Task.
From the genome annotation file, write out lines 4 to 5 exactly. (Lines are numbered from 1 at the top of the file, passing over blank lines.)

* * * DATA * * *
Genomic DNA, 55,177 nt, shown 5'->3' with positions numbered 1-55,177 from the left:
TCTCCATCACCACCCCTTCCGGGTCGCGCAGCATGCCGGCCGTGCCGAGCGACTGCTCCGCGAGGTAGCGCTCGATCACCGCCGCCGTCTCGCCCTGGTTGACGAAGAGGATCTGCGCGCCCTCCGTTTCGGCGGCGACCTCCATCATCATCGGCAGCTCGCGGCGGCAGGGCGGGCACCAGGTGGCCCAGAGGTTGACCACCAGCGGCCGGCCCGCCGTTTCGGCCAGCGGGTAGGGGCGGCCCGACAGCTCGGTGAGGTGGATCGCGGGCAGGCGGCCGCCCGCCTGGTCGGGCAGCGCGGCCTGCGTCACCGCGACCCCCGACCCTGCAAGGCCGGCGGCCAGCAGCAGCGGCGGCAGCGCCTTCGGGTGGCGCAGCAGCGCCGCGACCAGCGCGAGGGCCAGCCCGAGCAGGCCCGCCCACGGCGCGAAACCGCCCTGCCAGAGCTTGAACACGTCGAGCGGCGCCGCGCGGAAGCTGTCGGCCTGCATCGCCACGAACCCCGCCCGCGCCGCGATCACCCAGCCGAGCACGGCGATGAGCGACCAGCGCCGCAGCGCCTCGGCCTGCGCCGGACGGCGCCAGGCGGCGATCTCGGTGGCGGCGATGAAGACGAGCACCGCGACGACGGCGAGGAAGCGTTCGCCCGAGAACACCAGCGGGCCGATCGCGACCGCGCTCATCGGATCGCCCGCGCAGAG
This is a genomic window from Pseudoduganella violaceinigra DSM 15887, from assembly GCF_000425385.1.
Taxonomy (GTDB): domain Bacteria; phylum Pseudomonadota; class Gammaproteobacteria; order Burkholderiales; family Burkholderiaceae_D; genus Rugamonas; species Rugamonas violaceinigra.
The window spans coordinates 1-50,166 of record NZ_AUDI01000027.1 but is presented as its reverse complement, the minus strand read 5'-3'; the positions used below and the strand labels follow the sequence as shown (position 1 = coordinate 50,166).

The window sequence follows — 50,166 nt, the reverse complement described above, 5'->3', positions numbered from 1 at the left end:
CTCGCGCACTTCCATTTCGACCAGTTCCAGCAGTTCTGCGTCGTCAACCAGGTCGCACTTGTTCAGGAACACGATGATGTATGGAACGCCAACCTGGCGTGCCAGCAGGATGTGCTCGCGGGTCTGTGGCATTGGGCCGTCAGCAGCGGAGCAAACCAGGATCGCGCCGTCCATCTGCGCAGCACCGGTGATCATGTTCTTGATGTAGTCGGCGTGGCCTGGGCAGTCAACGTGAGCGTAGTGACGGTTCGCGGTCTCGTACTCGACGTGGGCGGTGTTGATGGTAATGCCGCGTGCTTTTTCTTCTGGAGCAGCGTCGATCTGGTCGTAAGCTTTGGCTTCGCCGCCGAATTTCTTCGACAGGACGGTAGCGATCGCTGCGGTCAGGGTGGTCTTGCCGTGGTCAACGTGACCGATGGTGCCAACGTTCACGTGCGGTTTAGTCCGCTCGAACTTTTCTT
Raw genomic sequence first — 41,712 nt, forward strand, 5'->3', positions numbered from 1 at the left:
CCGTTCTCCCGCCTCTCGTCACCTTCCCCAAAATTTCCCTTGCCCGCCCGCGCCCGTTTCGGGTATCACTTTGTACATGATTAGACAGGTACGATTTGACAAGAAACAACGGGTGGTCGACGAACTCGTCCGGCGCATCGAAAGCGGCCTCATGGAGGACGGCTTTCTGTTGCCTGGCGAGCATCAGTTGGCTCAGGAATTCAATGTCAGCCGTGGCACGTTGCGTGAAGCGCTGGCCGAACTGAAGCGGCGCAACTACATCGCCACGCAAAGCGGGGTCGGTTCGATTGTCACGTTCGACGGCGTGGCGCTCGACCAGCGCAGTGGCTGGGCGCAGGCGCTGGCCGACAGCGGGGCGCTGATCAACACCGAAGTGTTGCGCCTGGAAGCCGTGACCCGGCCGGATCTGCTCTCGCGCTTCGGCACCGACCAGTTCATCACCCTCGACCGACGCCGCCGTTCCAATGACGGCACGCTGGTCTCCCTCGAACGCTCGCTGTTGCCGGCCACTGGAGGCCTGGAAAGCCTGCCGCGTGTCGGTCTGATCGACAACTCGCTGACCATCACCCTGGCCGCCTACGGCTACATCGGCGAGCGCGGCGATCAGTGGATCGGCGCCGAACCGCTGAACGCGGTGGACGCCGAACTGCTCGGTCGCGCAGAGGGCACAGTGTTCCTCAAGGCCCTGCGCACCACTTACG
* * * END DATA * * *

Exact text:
Taxonomy (GTDB): domain Bacteria; phylum Pseudomonadota; class Gammaproteobacteria; order Burkholderiales; family Burkholderiaceae_D; genus Rugamonas; species Rugamonas violaceinigra.
The window spans coordinates 1-50,166 of record NZ_AUDI01000027.1 but is presented as its reverse complement, the minus strand read 5'-3'; the positions used below and the strand labels follow the sequence as shown (position 1 = coordinate 50,166).